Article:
According to Bhaktiyoga or the path of devotion this is achieved by reducing our sense of self-importance and recognising that we are part of God’s reality through meditation, prayer and gratitude, practices that have since been embraced by the wellbeing/wellness industries; meditation, mantra and journalling.

The Ego in Coaching

From a coaching point of view, I feel to understand the impact of the Ego we must combine both the western definitions and eastern practices.

The Ego performs an important function in regulating our behaviour and keeping actions related to our urges and impulses mostly within socially accepted bounds.

Throw a brick at a car window? – No.
Hold the door for someone in a hurry? – Yes.

But it’s my feeling that the Ego not only controls the “horse” (the Id), but is an animal of it’s own, one that left unchecked can develop an overinflated sense of importance.

Any reflection work undertaken relating to Ego is necessarily about realigning our self-view with that of our impact on the world beyond our own mind, and striking a balance between the actions we take, our intent for those actions and the rewards we reap from those actions.

This reflection begins with finding what our motivational state is within the moment, because it’s only by knowing where we are that we can take steps towards something else.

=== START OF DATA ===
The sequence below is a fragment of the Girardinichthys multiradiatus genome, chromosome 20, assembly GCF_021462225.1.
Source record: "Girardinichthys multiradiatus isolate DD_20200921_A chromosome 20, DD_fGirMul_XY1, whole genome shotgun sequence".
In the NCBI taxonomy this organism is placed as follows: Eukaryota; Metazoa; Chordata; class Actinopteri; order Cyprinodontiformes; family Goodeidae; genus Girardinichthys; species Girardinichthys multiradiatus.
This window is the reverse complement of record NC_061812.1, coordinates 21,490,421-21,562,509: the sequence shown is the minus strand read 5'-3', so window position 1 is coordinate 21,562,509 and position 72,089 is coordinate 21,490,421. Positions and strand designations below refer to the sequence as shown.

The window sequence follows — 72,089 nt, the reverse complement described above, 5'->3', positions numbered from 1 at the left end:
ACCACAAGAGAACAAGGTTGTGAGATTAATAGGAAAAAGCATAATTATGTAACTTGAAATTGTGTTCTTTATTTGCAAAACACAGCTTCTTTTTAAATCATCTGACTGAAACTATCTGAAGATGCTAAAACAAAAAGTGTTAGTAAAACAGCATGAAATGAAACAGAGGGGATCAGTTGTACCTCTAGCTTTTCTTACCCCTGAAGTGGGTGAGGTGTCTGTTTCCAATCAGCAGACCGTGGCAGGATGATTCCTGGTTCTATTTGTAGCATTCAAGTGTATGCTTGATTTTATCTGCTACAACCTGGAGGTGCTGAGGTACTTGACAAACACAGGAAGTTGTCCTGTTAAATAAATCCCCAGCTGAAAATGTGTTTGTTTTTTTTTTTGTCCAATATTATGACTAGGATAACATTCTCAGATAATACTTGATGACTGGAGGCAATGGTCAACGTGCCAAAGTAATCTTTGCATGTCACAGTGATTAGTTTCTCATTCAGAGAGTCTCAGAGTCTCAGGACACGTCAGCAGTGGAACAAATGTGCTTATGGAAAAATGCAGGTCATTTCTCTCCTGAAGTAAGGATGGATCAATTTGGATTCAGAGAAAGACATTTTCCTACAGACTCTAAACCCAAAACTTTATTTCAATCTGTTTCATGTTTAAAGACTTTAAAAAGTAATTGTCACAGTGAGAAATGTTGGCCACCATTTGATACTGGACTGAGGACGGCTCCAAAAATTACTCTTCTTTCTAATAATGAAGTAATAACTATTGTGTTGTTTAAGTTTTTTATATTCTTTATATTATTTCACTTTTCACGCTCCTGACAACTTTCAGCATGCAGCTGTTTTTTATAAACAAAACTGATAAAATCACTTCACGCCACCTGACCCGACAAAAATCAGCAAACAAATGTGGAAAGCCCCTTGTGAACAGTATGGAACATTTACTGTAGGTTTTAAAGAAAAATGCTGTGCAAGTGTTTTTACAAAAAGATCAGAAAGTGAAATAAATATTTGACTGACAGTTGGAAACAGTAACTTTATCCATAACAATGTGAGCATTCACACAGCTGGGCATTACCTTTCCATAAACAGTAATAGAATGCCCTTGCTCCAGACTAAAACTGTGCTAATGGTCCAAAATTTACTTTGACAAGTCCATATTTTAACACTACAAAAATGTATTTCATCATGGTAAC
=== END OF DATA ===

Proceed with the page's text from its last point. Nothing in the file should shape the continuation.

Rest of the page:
The Karpman Drama Triangle

In 1968, Stephen B. Karpman proposed a transactional theory (how we interact with others) that I will adapt to help us understand when the Ego is out of balance.

The Karpman Drama Triangle is a theory that, when challenged, we take on one of three roles, the Persecutor, the Rescuer or the Victim.

If we find ourselves angry, agressive or demanding, we are the Persecutor and have lost sight of the value of other peoples views, the Ego is unchecked and we think we are better than others.

If we are overly helpful, appear self-sacrificing, or find comfort in being needed we are acting out the Rescuer role and we don’t think others are capable or have capacity to help themselves, again the Ego is inflated, “Only I can save the day!”.

The Victim role differs from the other 2 in that our Ego is deflated and we’ve lost trust in ourselves or our abilities, this can lead to manipulative behavior, complaining or blaming.